Dapper's nested `using` clause - Clarification?

c# dapper

Question

I'm learning how Dapper is working behind the scenes.

However I saw this pattern of disposing which is not understood to me.

Roughly in general — this is how QueryAsync is implemented :

/*1*/   public async Task<IEnumerable<T>> QueryAsync<T>(string sql, Func<IDataRecord, T> projector, DbConnection _conn, dynamic param = null)
/*2*/   {
/*3*/   
/*4*/       DbDataReader reader = null;
/*5*/       bool wasClosed = _conn.State == ConnectionState.Closed;
/*6*/       try
/*7*/       {
/*8*/   
/*9*/           using (var cmd = _conn.CreateCommand())
/*10*/          {
/*11*/          if (param!=null)
/*12*/              foreach (var prop in param.GetType().GetProperties(BindingFlags.Instance | BindingFlags.Public))
/*13*/              {
/*14*/                  var parameter = cmd.CreateParameter();
/*15*/                  parameter.ParameterName = prop.Name;
/*16*/                  parameter.Value = prop.GetValue(param, null);
/*17*/                  cmd.Parameters.Add(parameter);
/*18*/              }
/*19*/   
/*20*/              await _conn.OpenAsync().ConfigureAwait(false);
/*21*/              cmd.CommandTimeout = 100000;
/*22*/              cmd.CommandText = sql;
/*23*/              reader = await cmd.ExecuteReaderAsync().ConfigureAwait(false);
/*24*/              List<T> buffer = new List<T>();
/*25*/              while (await reader.ReadAsync().ConfigureAwait(false)) buffer.Add(projector(reader));
/*26*/              return buffer;
/*27*/          }
/*28*/   
/*29*/      }
/*30*/      finally
/*31*/      {
/*32*/          using (reader) { }
/*33*/          if (wasClosed) _conn.Close();
/*34*/      }
/*35*/   }

I can understand why he didn't use using over the connection , that's because he wanted to conditionally close the connection via the wasClosed variable.
For doing it - he must use the try/finally clause. ( so the conditional closing will be in the finally clause)

But my question is about line #32.

Instead of doing using at the finally clause , he could do:

using (DbDataReader reader = await cmd.ExecuteReaderAsync().ConfigureAwait(false))
{
    List<T> buffer = new List<T>();
    while (await reader.ReadAsync().ConfigureAwait(false)) buffer.Add(projector(reader));
    return buffer;
}

So the finally clause is left with :

finally
{
    //using (reader) { } //removed
    if (wasClosed) _conn.Close();
}

Question

I've seen this using clause in a finally clause many times in dapper.

I must be missing something here, But what does this pattern achieve that my suggestion does not?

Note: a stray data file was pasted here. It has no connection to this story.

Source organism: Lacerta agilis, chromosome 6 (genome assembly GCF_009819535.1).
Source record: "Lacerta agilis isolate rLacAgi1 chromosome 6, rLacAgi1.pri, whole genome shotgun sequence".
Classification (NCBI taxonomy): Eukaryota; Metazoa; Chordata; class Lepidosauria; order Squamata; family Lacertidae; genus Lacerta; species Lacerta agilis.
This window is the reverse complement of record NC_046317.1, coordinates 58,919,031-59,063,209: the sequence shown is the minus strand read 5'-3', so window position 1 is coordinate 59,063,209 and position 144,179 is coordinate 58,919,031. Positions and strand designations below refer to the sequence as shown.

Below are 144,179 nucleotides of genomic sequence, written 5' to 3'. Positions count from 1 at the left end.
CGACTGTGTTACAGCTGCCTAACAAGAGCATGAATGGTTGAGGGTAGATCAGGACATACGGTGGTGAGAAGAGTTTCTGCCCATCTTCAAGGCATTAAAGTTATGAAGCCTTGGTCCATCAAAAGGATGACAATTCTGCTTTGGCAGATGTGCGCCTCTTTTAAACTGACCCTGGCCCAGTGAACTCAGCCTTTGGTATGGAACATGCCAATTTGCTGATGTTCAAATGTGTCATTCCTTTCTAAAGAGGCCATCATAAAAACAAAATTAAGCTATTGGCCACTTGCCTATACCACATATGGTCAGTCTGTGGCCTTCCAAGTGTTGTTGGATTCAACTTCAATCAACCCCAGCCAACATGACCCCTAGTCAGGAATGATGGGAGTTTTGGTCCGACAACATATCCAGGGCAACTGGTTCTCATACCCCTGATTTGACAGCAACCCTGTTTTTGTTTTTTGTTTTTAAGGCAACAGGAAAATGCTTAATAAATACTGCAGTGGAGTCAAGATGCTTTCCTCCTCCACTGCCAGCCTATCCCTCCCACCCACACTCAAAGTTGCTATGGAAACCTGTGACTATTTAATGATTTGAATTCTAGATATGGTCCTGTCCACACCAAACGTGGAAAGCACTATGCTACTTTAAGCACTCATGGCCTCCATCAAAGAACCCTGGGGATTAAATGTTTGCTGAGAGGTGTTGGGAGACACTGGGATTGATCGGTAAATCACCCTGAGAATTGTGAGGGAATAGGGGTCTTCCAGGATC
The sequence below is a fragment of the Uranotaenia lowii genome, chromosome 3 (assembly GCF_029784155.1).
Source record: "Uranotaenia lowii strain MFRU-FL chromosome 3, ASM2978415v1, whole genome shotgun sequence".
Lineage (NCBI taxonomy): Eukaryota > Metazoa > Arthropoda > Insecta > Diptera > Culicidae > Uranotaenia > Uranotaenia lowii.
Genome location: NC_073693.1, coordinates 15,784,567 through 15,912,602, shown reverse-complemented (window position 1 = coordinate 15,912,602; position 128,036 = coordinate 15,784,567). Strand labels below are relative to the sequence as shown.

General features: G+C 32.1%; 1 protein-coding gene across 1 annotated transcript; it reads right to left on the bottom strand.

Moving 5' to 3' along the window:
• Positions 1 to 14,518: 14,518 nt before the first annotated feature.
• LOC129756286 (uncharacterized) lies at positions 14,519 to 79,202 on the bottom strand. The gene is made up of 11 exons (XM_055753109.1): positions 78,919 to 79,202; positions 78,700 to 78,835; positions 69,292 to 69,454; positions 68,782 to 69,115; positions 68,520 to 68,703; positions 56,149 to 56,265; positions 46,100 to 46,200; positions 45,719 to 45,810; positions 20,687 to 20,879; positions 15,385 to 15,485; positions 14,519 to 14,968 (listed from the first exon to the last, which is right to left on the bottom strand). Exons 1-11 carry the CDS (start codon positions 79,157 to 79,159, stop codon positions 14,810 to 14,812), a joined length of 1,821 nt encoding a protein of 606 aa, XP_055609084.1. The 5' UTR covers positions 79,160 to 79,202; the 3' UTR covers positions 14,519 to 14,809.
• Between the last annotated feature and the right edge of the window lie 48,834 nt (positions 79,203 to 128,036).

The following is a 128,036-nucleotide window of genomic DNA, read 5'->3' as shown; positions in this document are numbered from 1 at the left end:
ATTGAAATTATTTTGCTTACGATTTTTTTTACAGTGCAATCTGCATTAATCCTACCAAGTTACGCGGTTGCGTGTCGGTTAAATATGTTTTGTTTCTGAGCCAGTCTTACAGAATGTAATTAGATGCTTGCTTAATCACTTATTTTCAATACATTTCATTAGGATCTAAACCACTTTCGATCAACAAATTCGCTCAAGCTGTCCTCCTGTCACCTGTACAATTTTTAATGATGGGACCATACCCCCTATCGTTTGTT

Accepted Answer

I'm no @MarcGravell, but I think there is one thing you're missing. The code you pasted doesn't exactly match the link you reference. The relevant code path looks like this:

try
{
     if (command.Buffered)
     {
         List<T> buffer = new List<T>();
         while (await reader.ReadAsync(cancel).ConfigureAwait(false))
         {
             buffer.Add((T)func(reader));
         }
         while (await reader.NextResultAsync().ConfigureAwait(false)) { }
         command.OnCompleted();
         return buffer;
     }
     else
     {
         // can't use ReadAsync / cancellation; but this will have to do
         wasClosed = false; // don't close if handing back an open reader; 
                            // rely on the command-behavior.

         var deferred = ExecuteReaderSync<T>(reader, func, command.Parameters);
         reader = null; // to prevent it being disposed before the caller gets to see it
         return deferred;
     }
}
finally
{
    using (reader) { } // dispose if non-null
    if (wasClosed) cnn.Close();
}

The method can either return a buffered result (indicated by the command.Buffered flag) or a deferred iterator. If Marc was to wrap the reader with a using statement and return an iterator, it (the reader) would of been disposed by the time the call-site executed it. By setting the reader to null (in the line before he returns the deferred result) he prevents the reader from being disposed, because the using in the finally block would be translated to this:

finally
{
    IDisposable disposable = reader;
    try
    {
    }
    finally
    {
        if (dispoable != null)
        {
            disposable.Dispose();
        }
    }
}

When he sets the reader to null, it isn't disposed, and the reference exists in the iterator is still alive, pointing to the reader. This way, he can both dispose the reader in the normal codepath, but keep it alive if a deferred iterator was requested.



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